}
Is there a better way to do this? Thanks

--
Yu Song

/* E-mail.c */

#define User "Yu.Song"
#define At '@'
#define Host "warwick.ac.uk"

int main() {
printf("Yu Song's E-mail: %s%c%s", User, At, Host);
return 0;}

/*

Further Info. : http://www.dcs.warwick.ac.uk/~yu/

*/
Sep 5 '06 #4

P: n/a
markpapadakis wrote:
>
There is almost always a 'better' way to do everything.

Please don't top-post. Your replies belong following or interspersed
with properly trimmed quotes. See the majority of other posts in the
newsgroup, or:
<http://www.caliburn.nl/topposting.html>


Brian (there's certainly a better way of posting!)
Sep 5 '06 #5

P: n/a
Yu SONG wrote:
Hi all,

What would be the most efficient way to save an array of floats to a
file (in text format)?

At the moment, my code looks like:
/*
* Saving an array of floats to a file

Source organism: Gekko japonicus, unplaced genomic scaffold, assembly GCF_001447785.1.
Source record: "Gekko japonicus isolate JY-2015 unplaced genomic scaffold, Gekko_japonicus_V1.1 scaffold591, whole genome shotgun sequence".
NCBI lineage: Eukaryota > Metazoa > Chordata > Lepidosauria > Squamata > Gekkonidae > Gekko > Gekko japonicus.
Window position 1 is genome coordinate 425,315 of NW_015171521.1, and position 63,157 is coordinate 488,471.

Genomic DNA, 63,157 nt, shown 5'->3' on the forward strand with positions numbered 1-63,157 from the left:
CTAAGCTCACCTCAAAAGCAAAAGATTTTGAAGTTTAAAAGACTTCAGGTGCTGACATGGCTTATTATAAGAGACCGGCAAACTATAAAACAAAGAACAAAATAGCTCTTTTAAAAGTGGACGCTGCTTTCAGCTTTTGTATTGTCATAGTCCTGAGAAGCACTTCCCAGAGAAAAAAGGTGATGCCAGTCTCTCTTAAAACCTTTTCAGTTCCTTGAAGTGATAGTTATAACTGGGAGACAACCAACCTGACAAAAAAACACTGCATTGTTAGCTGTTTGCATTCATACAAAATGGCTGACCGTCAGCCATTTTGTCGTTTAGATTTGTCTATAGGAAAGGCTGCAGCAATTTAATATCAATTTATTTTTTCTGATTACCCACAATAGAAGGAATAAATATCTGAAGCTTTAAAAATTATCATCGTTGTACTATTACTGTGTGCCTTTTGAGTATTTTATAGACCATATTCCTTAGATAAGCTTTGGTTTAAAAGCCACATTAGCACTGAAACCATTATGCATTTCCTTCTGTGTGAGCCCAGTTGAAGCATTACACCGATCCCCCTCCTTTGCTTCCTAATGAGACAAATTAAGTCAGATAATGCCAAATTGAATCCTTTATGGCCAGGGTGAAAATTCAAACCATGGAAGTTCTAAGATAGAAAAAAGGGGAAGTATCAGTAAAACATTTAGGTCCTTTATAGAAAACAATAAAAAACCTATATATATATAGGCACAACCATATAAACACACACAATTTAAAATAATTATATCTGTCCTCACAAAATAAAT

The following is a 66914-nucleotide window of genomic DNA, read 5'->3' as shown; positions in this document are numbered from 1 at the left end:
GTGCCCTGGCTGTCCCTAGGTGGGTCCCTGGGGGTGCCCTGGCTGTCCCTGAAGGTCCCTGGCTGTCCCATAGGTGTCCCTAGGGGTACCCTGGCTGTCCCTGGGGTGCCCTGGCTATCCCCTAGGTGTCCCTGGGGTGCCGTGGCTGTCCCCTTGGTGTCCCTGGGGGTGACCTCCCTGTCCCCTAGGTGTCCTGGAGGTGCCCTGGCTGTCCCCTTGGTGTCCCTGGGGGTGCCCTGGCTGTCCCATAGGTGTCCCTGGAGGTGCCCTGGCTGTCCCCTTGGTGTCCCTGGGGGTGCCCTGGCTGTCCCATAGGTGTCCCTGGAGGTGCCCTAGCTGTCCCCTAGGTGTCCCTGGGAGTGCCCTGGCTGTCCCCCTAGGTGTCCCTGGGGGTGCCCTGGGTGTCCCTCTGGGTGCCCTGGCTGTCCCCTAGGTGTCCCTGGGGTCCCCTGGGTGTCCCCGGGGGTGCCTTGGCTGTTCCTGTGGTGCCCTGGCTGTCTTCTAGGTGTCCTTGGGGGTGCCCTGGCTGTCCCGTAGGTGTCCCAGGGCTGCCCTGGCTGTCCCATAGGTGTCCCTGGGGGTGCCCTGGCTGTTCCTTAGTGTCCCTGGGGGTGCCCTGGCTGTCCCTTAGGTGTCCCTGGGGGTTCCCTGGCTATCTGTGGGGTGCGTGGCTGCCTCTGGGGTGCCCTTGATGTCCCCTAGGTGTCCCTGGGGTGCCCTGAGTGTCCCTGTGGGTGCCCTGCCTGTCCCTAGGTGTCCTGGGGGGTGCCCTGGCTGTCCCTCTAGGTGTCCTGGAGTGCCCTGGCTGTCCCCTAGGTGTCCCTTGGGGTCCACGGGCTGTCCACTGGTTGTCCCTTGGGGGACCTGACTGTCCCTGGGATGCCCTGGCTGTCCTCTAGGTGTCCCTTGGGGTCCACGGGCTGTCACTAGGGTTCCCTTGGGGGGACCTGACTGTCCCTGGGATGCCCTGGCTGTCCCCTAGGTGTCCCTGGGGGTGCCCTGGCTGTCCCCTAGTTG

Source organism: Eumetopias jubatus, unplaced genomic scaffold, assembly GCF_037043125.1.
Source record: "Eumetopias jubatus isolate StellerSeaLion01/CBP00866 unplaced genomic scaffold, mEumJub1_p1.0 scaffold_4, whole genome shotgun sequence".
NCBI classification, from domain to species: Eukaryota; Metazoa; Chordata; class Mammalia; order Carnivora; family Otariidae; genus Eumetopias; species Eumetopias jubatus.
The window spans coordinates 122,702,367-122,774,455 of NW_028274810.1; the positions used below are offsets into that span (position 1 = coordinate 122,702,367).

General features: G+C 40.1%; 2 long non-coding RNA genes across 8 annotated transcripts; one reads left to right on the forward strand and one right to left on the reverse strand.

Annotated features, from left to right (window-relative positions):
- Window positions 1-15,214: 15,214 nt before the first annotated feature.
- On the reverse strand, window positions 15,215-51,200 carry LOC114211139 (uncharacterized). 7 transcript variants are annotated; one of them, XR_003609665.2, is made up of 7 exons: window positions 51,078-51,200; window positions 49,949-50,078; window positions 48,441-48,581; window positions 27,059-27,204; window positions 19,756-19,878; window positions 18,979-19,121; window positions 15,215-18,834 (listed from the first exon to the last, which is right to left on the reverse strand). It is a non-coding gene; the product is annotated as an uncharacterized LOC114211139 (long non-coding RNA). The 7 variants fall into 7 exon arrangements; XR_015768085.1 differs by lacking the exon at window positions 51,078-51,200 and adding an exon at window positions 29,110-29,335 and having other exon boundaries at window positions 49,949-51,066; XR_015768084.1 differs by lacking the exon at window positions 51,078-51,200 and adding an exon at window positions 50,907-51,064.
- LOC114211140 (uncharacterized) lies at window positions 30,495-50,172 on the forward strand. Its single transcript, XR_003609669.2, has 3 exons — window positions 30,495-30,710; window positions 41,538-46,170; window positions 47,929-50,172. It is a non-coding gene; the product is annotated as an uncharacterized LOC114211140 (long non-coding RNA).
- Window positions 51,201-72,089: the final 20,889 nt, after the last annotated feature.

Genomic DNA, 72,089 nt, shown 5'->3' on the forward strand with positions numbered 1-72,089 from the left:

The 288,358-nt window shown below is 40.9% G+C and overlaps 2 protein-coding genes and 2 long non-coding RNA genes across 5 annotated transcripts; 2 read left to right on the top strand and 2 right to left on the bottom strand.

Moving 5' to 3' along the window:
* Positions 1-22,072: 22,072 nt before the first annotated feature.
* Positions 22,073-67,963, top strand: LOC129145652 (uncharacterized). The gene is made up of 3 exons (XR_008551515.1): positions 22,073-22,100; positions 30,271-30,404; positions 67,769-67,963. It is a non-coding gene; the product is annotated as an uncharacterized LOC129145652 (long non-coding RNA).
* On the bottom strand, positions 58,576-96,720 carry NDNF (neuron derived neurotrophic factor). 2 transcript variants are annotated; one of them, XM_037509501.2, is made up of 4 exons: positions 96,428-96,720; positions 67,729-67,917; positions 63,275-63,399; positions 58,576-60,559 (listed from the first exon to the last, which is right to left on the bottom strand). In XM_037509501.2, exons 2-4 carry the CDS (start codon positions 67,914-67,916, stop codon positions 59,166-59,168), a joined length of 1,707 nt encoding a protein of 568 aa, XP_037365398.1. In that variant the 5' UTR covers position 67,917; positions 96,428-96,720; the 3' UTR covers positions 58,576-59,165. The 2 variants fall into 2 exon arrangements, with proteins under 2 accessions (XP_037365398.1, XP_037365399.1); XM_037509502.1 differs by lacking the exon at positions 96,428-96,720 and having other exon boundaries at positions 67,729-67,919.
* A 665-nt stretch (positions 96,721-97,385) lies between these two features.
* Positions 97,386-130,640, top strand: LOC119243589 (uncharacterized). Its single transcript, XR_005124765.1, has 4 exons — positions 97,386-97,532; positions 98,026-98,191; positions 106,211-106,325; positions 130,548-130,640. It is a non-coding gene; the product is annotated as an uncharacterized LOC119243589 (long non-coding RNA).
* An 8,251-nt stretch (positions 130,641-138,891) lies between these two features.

*/
void save(char* filename, float* src, int limit) {

FILE* fp = fopen(filename, "w");

if (fp != NULL) {

register int i;
for (i=0; i<limit; i++) {
fprintf(fp,"%.2f ", src[i]);
}

fclose(fp);

} else {
printf("Error: Saving data !!!");
}

}
Is there a better way to do this? Thanks
I would change to 'fprintf(fp, "%.8e\n", src[i]);' in order to get the
full range and precision of the float.

--
Joe Wright
"Everything should be made as simple as possible, but not simpler."
--- Albert Einstein ---
Sep 5 '06 #6

P: n/a
Joe Wright <jo********@comcast.netwrites:
Yu SONG wrote:
>What would be the most efficient way to save an array of floats to a
file (in text format)?
At the moment, my code looks like: